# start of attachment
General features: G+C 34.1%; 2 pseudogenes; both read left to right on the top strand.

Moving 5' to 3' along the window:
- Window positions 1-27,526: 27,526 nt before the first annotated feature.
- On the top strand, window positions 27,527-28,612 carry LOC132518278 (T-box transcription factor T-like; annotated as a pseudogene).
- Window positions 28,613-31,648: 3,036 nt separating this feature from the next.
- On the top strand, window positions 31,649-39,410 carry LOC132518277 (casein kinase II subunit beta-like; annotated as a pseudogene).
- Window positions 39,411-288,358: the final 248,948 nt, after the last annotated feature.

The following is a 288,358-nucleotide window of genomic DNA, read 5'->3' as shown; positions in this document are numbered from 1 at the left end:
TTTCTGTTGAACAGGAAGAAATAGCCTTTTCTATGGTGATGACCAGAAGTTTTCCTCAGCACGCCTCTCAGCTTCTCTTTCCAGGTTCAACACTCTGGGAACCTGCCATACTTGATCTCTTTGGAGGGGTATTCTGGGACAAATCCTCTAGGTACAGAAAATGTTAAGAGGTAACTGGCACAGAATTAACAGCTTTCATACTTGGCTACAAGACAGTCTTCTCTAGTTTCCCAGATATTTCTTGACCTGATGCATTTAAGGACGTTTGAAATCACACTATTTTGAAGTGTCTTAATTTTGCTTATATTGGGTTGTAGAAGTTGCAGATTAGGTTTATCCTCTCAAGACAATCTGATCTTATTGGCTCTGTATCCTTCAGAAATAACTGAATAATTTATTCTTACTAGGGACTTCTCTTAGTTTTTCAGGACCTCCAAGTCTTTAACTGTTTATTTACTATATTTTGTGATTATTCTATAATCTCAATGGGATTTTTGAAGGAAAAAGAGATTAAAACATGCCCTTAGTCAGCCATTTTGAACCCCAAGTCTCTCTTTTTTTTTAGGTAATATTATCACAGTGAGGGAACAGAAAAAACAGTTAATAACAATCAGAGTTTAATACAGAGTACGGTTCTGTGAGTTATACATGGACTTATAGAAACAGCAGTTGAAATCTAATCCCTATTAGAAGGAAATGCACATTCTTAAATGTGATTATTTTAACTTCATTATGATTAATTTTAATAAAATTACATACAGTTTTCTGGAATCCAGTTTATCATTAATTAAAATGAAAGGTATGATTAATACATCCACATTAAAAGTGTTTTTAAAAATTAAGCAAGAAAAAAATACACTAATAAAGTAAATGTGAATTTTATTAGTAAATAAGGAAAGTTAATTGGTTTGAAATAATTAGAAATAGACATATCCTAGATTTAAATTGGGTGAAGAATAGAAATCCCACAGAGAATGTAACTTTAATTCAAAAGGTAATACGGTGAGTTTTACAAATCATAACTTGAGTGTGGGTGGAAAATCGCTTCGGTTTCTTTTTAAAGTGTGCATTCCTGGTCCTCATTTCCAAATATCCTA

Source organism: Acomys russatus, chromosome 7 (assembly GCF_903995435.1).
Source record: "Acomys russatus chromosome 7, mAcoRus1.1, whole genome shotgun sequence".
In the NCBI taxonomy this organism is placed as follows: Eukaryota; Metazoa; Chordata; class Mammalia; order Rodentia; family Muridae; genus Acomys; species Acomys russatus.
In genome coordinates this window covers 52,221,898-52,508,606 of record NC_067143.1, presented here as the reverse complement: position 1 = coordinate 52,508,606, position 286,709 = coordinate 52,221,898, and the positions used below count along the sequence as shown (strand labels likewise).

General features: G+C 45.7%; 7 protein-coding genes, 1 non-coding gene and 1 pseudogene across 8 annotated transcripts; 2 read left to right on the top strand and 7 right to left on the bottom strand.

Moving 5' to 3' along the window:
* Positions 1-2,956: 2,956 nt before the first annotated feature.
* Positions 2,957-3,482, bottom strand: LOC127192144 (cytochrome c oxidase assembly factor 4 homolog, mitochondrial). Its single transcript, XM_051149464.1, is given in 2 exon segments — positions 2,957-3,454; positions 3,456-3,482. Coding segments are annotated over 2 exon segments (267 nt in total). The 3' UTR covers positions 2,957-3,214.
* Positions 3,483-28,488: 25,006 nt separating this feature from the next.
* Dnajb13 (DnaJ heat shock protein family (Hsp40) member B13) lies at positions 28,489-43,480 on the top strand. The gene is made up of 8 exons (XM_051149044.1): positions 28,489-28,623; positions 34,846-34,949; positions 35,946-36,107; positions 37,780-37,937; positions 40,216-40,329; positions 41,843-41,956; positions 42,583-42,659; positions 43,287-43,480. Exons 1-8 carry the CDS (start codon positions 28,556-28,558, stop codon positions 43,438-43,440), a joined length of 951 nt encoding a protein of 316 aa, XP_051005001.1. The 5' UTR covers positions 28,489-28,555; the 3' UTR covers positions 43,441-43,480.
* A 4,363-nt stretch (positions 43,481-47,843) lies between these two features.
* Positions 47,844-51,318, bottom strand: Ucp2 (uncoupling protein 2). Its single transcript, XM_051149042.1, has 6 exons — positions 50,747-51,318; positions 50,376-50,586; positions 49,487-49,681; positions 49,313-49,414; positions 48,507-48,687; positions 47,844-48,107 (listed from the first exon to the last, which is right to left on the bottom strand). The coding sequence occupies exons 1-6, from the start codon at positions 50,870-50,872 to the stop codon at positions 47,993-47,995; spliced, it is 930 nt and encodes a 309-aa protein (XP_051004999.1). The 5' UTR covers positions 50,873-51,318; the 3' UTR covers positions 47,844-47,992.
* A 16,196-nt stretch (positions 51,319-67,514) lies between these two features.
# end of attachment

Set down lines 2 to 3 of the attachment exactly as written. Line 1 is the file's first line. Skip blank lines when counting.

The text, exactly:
Moving 5' to 3' along the window:
- Window positions 1-27,526: 27,526 nt before the first annotated feature.